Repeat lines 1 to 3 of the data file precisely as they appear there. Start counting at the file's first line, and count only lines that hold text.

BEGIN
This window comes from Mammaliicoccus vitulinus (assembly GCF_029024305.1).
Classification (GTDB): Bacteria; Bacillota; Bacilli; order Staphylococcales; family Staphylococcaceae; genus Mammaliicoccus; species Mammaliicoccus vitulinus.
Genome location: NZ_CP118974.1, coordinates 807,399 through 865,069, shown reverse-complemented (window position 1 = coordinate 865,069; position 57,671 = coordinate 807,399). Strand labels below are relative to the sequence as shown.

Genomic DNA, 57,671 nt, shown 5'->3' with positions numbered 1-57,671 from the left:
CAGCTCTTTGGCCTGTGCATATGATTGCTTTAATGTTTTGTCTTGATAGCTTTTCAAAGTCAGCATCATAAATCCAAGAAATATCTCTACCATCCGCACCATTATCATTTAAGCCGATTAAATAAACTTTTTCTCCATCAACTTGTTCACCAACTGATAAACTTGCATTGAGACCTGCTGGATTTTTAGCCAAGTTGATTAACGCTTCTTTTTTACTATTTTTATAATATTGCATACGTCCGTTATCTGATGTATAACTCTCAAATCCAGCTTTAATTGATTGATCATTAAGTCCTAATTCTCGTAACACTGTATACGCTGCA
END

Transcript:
This window comes from Mammaliicoccus vitulinus (assembly GCF_029024305.1).
Classification (GTDB): Bacteria; Bacillota; Bacilli; order Staphylococcales; family Staphylococcaceae; genus Mammaliicoccus; species Mammaliicoccus vitulinus.
Genome location: NZ_CP118974.1, coordinates 807,399 through 865,069, shown reverse-complemented (window position 1 = coordinate 865,069; position 57,671 = coordinate 807,399). Strand labels below are relative to the sequence as shown.